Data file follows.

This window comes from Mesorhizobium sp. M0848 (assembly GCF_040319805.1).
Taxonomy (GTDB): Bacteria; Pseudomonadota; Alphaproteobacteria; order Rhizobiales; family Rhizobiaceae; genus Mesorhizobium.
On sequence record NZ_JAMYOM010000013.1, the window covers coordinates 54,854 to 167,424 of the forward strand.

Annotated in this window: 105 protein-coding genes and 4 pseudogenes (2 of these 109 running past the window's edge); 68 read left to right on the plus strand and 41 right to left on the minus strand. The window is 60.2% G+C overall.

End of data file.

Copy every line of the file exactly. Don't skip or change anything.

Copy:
This window comes from Mesorhizobium sp. M0848 (assembly GCF_040319805.1).
Taxonomy (GTDB): Bacteria; Pseudomonadota; Alphaproteobacteria; order Rhizobiales; family Rhizobiaceae; genus Mesorhizobium.
On sequence record NZ_JAMYOM010000013.1, the window covers coordinates 54,854 to 167,424 of the forward strand.

Annotated in this window: 105 protein-coding genes and 4 pseudogenes (2 of these 109 running past the window's edge); 68 read left to right on the plus strand and 41 right to left on the minus strand. The window is 60.2% G+C overall.